At some point in your teenage years you inevitably become aware that the world is larger than you feel comfortable thinking about. It’s a bit of knowledge you had previously held inside you, but the way it applies to your personal reality lies hidden like a landmine no signage could ever properly warn you about. This knowledge of the world’s enormity finds different ways to assert itself, deftly adapting to character and circumstances in the everyday, but the bottom line of that anagnorisis is the same: that great big world around you and the people in it are all you’ve got. You may not like or even understand the tethers that connect you to that way of seeing the world at the time, but you’re at its mercy whether you like it or not.
In the cases of twelve-year-old James-Michael Starling and fourteen-year-old Titus Alexander “Alex” Island, the respective protagonists of the 1975 and 2007 runs of the Marvel comic Omega the Unknown, this knowledge comes as a literal car crash: the young man is in his parents’ car, on the way to a new school filled with people he neither knows nor cares about after a whole lifetime of total isolation and home-schooling. Soon the car crashes into a truck, killing both of his parents and leaving the kid in the mercy of strangers.
In my case, this same knowledge came a bit later in my senior year of high school—the same year I read the 2007 series of Omega The Unknown. I was not particularly popular – to a great degree because I was a know-it-all who had been trying so hard to set himself apart from the people around him, only to realize that, well, I did not in fact know it all. On top of that, within the span of nine months between 2017-18 I lost my uncle, my grandmother, and my father; all of this on top of the fact that I was slated to go into three years of mandatory army service soon afterwards. The present was confusing; the future was downright terrifying.
At 17 years old my tastes in comics skewed heavily toward the mainstream, but I had been reading for long enough to have developed a hunger for the different, which to me meant little pockets of weirdness inside the mainstream, for the most part, those little pockets opened (or at least expanded) by the British Invasion, whose influence was ubiquitous and palpable in everything I was reading. I was totally captivated by those demonstrations of how one could breathe new life into forgotten or neglected properties. This was also not long after I’d resolved to write comics myself, and I grew attached to “unchosen” characters more than anything else. (Some people have known me long enough to remember me as the kid who constantly tweeted about Space Cabbie or Detective Chimp.) I may have been confused and scared of the future, but that sense of uncertainty and possibility was, and is, a source of excitement when it came to art.
The premise is identical in both iterations of the story: the young boy, recently orphaned and navigating life in the foreign city of New York (and the equally foreign concept of society) with an unusual circle of people around him, is also haunted by a mysterious metaphysical connection with Omega—a superhuman figure from a doomed world who fights the alien robots who are trying to kill the young boy. The two figures of the story are equally alien, in their own ways—the young boy possesses an astounding intellect, but his point of view is clinical in its detachment; while superhuman guardian angel Omega is initially incapable of communicating with the world, instead finding himself lumbering around in it –intent on protecting the young boy, saving the day a few times only by virtue of circumstance. The two need to understand not just the nature of the connection between them, but their respective places in the wider world as well.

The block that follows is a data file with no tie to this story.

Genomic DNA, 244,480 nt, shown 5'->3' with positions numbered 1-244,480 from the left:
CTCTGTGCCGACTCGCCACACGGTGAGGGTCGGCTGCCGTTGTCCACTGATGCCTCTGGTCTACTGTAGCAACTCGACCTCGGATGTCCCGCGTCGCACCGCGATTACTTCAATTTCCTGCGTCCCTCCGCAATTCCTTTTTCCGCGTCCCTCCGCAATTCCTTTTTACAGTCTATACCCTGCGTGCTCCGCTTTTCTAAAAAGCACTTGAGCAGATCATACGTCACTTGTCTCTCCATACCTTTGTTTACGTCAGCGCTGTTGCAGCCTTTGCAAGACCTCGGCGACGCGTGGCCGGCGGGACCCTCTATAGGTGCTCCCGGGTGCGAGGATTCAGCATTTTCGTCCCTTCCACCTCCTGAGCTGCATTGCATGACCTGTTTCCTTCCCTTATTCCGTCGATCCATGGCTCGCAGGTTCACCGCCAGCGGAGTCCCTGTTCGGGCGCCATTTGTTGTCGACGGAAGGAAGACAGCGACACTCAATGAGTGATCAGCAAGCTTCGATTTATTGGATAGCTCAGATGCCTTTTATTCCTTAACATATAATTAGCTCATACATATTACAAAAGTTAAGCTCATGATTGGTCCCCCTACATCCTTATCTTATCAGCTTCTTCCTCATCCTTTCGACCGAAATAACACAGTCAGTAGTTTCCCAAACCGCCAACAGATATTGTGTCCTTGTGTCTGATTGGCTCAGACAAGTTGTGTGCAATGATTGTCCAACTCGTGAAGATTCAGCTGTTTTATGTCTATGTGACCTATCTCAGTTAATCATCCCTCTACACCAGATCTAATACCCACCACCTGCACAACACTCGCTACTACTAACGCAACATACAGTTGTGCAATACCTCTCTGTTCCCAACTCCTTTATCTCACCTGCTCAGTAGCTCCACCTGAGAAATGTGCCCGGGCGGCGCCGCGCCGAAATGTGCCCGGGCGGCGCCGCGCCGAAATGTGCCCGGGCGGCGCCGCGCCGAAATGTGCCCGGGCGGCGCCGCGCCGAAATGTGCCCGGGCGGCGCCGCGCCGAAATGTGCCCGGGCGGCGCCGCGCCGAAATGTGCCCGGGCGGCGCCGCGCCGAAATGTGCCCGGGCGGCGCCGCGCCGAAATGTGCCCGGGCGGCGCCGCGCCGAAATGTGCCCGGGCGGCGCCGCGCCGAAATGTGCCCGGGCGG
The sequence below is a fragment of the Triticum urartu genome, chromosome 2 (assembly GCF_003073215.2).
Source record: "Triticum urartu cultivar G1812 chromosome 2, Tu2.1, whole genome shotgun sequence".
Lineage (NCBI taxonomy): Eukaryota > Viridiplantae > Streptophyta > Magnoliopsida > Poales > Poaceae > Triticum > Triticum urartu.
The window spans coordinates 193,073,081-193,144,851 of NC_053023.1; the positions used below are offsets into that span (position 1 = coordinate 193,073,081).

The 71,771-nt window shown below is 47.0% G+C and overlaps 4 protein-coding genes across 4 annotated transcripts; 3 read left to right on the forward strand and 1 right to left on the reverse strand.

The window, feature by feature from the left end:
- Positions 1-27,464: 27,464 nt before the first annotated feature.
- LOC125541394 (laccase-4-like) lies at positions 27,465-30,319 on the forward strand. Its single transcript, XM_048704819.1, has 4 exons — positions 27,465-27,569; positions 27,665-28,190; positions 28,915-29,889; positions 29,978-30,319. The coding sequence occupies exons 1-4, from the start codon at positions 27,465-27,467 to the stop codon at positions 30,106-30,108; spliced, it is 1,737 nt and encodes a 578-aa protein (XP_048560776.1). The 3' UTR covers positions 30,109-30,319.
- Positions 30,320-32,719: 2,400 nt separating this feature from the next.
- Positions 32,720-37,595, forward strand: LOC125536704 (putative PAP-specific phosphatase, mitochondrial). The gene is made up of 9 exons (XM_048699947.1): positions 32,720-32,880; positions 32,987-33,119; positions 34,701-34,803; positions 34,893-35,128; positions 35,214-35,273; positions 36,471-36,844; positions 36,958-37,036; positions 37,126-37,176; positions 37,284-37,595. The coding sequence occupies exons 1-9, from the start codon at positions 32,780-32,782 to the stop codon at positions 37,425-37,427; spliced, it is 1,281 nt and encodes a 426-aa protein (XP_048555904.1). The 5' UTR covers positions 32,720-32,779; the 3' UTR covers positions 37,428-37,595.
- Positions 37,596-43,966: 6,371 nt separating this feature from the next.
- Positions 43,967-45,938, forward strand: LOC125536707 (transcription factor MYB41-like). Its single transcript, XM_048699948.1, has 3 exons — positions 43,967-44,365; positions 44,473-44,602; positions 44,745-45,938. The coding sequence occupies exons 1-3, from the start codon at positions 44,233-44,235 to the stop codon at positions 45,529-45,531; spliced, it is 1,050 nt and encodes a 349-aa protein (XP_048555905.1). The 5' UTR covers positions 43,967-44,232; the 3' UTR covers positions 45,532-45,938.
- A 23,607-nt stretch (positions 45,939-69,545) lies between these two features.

One could say that the core themes of Omega the Unknown are learning to live with personal catastrophe and finding your footing in the changed world left in disaster’s wake; but it would be hard, in practice, to find any coherent thoughts on this theme in the pages of the original series. James-Michael – the young protagonist of the 1970s version of the the story – may accumulate human connections with schoolmates or with the hospital nurse that serves as his guardian and her friends, and Omega the Unknown’s superpowers may manifest in him in times of crisis, but this great power does not appear to come with any great responsibility.
The way the 2007 series restructures and reimagines the story, however, puts a greater emphasis on this theme. The difference is made clear from the very first issue, during the car crash scenes: before the young boy in both series slips into a coma, he is given a final message from the decapitated head of his mother. In the original series, James-Michael is told that “only the voices can harm him,” referring to the voices that on occasion manifest, embodying his darkest impulses. Alex’s mother, on the other hand, makes a heartfelt request: she asks him to accept the help of the people he meets. And, indeed, this divergence is pursued—while Alex’s experience of the world is alien, his emotions are much more present within the story than James-Michael’s. He may start from an identical point of fundamental detachment, but unlike his antecedent he comes to learn not just to be surrounded by society but to anchor himself in it, to consciously occupy the emotional and social space that he fills.